By an 80-15 vote, the Senate turned back a last-ditch effort to kill the bill, setting up a vote to approve the measure on Thursday. The House passed the bill last week, and the Senate was expected to send it to President Bush for his signature.
Critics of the bill argue that immunizing the companies from lawsuits amounts to letting the Bush administration off the hook for nearly six years of warrantless tapping of phones and computer lines inside the United States following the Sept. 11 terrorist attacks. The surveillance took place without the permission - or even the knowledge - of a secret court created 30 years ago to oversee just such activities.
The bill amending the Foreign Intelligence Surveillance Act is a compromise reached after a monthslong standoff and weeks of negotiations between Democrats and Republicans. In exchange for telecom immunity, the inspectors general of the Pentagon, Justice Department and intelligence agencies will investigate the administration's warrantless wiretapping program.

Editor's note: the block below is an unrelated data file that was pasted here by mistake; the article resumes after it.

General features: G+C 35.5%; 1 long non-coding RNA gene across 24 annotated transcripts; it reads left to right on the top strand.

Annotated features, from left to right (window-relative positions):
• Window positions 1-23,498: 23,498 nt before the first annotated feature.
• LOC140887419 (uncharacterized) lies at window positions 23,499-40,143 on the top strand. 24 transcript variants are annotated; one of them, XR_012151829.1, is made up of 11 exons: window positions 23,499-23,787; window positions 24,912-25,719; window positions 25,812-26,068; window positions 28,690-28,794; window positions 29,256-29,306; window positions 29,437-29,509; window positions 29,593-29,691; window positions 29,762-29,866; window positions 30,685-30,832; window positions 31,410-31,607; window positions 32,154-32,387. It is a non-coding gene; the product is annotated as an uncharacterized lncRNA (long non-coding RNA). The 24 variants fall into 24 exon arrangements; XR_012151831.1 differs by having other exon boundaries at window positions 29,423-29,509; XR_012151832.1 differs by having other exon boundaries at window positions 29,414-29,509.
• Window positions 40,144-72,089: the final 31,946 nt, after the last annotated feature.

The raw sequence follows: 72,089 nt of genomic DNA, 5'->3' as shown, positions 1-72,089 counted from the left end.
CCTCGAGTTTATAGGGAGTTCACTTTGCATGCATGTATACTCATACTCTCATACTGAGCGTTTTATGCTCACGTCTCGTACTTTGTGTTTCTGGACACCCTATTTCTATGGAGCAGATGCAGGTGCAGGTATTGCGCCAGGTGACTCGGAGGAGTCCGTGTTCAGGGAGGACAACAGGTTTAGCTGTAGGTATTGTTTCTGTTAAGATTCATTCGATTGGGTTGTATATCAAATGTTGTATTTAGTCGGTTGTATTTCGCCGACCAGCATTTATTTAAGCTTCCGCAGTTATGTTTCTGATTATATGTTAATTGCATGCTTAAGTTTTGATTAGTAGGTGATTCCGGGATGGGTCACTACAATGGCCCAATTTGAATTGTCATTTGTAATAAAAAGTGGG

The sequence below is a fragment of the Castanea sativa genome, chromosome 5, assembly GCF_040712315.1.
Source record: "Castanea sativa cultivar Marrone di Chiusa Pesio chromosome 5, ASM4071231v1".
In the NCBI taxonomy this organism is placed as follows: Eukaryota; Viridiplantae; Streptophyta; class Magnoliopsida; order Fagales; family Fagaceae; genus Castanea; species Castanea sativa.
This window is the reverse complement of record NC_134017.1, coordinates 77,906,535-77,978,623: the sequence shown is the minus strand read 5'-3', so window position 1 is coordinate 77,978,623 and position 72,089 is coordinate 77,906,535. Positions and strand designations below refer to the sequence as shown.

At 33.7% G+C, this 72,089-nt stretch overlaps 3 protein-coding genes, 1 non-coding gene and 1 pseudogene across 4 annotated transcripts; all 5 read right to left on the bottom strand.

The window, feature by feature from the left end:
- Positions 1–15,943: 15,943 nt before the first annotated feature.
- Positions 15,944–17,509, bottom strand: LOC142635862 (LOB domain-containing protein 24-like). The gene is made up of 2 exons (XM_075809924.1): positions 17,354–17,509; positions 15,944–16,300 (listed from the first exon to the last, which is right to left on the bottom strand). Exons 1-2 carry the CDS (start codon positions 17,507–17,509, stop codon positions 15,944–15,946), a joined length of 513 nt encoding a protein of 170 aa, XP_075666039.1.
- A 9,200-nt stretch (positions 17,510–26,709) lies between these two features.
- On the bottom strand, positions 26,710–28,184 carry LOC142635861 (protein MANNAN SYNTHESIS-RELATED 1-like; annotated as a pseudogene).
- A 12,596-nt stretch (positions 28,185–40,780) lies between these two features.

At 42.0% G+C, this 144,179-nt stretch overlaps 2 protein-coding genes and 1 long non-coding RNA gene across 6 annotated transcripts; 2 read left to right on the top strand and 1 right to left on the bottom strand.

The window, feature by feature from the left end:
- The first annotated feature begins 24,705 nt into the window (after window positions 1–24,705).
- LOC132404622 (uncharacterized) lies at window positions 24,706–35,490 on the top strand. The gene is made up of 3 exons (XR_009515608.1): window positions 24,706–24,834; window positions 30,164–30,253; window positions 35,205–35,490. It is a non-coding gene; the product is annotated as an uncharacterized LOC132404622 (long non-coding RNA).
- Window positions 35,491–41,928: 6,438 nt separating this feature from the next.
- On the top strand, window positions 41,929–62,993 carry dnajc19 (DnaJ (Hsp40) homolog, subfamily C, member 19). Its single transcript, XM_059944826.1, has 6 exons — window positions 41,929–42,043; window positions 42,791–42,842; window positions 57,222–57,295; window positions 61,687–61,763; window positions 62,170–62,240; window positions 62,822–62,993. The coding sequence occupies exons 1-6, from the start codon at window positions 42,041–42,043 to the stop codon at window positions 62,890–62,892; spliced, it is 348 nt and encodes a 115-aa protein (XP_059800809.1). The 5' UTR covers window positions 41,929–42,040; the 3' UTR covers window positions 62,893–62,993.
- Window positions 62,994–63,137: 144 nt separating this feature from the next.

The bill would also establish new rules to govern when the National Security Agency, CIA, FBI or other agencies can tap American phone and computer lines.
About 40 lawsuits have been filed by people and organizations who believe they were illegally spied on by the government with the companies' help.
The compromise bill would direct a federal judge to review certifications by the attorney general that the companies acted on the orders of the president, who told them wiretaps were needed to detect or prevent a terror attack. If the paperwork were deemed in order, the judge would dismiss the lawsuit. The judge would not, however, determine whether the warrantless wiretapping program itself was legal.
Opponents say lawsuits are the only way that Congress and the public will ever learn the full extent of the surveillance program. The White House said Bush would not sign a bill that did not immunize the companies.
The new surveillance bill would also: